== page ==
Samuel Arthur Saunder

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Samuel Arthur Saunder (1852 – December 8, 1912) was a British mathematician and selenographer who taught at Wellington College, Berkshire. In 1894 he became a fellow of the Royal Astronomical Society, and in 1908 he was made Gresham Professor of Astronomy giving public lectures on the subject.[1]

Saunder was one of the first to use photography of the Moon to measure and triangulate its features.[2] He was also responsible for pointing out the confused state of lunar nomenclature at the beginning of the 20th century, and initiating the process of standardizing the names of lunar features.[3] The crater Saunder on the Moon was named after him in 1935.[4][5]


  1. ^ "Mr. S. A. Saunder", Nature, 90 (2250): 415–416, December 12, 1912, doi:10.1038/090415a0 .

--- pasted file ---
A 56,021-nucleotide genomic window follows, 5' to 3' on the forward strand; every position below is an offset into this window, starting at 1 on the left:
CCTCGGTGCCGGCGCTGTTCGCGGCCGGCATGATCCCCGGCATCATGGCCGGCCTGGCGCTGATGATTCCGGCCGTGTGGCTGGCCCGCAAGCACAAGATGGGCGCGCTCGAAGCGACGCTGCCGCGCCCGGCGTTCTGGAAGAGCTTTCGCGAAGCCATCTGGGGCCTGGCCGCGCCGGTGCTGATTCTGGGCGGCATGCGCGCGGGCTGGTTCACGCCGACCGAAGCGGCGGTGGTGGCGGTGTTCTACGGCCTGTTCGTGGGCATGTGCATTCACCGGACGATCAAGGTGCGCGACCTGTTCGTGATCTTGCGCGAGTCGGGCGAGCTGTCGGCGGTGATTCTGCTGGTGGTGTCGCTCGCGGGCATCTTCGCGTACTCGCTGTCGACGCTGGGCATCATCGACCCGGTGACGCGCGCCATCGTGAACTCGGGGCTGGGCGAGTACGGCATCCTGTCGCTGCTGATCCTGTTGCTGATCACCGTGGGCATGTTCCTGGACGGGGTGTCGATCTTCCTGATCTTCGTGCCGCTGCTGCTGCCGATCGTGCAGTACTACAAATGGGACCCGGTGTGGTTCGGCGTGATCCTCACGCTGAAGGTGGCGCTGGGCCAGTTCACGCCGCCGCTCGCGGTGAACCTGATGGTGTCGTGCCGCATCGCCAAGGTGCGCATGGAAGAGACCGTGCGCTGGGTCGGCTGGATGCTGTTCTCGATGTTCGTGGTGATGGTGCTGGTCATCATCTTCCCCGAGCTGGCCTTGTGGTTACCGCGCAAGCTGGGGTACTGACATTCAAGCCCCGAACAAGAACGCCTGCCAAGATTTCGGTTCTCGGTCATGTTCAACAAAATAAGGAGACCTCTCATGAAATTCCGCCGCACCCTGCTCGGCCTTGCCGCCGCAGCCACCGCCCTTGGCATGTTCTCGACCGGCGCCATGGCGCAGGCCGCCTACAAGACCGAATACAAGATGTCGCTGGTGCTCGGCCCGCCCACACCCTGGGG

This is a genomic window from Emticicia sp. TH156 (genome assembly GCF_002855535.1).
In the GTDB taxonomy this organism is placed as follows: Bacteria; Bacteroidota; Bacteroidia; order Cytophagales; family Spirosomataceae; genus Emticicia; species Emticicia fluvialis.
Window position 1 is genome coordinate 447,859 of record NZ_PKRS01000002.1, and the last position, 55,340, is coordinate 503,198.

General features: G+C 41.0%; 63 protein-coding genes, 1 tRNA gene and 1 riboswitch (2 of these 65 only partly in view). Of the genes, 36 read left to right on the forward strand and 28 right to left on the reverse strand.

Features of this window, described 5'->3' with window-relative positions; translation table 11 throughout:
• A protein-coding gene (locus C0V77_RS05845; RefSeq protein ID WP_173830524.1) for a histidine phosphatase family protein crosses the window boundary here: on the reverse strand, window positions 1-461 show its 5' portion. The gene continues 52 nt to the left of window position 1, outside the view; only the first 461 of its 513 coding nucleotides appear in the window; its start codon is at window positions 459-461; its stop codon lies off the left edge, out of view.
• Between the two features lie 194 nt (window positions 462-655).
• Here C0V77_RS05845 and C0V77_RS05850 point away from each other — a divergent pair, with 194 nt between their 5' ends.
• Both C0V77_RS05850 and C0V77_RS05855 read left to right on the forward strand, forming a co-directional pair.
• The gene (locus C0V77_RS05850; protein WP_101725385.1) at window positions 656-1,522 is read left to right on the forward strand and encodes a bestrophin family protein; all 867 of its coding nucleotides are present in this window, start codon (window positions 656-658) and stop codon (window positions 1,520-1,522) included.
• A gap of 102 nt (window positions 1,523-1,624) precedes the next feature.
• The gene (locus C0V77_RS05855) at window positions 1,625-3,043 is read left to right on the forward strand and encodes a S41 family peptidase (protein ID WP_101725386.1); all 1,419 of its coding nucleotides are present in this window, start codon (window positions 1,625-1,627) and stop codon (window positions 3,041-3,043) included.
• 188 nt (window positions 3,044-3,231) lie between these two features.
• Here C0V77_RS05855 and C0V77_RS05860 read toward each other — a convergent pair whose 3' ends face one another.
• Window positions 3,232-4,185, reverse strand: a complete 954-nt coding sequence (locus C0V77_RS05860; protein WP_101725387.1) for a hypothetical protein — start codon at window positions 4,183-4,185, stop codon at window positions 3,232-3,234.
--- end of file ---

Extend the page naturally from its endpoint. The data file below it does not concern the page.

2. ^ Davies, M. E. (2007), "Geodetic control", in Greeley, Ronald; Batson, Raymond M., Planetary Mapping, Cambridge Planetary Science, 6, Cambridge University Press, pp. 141–168, ISBN 9780521033732 . See in particular p. 143.
  3. ^ Whitaker, Ewen A. (2003), Mapping and Naming the Moon: A History of Lunar Cartography and Nomenclature, Cambridge University Press, p. 153, ISBN 9780521544146 .
  4. ^ Anderson, Clifford N. (1964), The Solar System and the Constellations: A Guidebook, Vantage Press, A large ring to the west [sic] of Hipparchus, named for an English selenographer Samuel A. Saunder (1852-1912) .
  5. ^ Saunder, Gazetteer of Planetary Nomenclature, USGS, retrieved 2014-11-13.